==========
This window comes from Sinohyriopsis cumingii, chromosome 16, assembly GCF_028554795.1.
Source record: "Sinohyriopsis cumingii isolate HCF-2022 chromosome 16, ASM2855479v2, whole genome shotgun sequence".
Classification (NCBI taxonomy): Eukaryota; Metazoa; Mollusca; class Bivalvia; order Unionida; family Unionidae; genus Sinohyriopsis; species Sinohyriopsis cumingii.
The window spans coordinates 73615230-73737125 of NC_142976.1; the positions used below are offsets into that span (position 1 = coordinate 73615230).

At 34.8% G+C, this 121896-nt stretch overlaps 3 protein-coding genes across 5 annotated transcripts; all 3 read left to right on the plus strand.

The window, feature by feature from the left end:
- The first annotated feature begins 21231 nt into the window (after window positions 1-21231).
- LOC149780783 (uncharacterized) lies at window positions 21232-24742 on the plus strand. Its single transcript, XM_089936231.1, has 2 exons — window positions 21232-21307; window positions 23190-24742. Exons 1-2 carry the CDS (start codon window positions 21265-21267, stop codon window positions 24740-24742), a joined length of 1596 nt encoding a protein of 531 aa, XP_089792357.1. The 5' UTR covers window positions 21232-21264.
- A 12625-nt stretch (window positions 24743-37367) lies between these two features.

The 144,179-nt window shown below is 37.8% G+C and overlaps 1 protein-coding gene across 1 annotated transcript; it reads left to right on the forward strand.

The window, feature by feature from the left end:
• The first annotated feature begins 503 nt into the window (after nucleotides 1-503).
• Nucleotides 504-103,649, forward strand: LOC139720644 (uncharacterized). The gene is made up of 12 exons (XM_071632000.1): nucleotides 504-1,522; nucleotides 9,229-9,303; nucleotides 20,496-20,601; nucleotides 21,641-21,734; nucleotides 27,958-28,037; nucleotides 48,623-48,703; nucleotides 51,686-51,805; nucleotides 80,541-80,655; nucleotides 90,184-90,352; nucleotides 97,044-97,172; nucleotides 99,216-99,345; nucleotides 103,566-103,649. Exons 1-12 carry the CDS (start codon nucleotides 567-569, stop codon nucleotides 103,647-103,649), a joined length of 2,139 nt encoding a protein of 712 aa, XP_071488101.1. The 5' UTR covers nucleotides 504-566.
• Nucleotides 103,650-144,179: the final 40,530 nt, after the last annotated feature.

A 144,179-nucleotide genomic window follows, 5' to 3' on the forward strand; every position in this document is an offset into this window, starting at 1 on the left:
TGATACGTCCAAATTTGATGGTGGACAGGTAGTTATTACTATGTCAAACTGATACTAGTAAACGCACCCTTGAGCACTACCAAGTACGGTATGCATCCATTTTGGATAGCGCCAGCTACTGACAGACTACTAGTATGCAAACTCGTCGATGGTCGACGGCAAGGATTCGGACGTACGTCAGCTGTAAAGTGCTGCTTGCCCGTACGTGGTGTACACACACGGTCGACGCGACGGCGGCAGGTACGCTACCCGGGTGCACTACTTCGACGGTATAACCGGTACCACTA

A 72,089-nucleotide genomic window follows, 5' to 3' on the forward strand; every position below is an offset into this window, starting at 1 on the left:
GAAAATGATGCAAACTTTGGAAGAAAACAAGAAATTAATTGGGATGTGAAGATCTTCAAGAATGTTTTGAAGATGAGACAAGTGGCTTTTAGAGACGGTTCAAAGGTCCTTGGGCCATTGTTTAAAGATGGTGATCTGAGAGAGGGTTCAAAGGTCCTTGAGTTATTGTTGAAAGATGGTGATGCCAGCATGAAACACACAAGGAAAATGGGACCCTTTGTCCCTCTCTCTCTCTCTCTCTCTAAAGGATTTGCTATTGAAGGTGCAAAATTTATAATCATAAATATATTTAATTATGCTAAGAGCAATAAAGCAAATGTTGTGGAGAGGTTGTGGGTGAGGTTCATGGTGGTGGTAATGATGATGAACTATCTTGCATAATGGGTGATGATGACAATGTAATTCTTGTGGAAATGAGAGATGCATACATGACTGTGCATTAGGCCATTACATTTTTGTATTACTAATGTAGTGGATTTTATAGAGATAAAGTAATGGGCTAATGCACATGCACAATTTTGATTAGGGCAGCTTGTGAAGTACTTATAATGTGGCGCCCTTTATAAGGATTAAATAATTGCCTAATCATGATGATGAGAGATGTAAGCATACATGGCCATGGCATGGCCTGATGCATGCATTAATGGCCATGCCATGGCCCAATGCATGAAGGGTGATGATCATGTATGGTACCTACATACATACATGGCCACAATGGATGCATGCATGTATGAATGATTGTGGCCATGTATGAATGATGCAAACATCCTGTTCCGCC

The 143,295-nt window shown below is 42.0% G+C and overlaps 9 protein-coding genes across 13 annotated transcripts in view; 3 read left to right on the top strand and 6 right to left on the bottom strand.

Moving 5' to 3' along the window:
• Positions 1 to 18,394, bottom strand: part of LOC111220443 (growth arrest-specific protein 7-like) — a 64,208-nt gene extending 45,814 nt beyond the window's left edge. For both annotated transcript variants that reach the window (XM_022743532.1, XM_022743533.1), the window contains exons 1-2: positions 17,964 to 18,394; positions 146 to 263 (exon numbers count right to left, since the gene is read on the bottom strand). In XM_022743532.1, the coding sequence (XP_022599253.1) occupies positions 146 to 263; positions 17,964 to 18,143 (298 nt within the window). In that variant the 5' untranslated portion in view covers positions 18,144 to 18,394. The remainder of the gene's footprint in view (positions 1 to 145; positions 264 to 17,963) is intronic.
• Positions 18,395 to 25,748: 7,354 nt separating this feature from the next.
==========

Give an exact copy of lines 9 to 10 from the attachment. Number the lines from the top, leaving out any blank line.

- A 12625-nt stretch (window positions 24743-37367) lies between these two features.

The 144,179-nt window shown below is 37.8% G+C and overlaps 1 protein-coding gene across 1 annotated transcript; it reads left to right on the forward strand.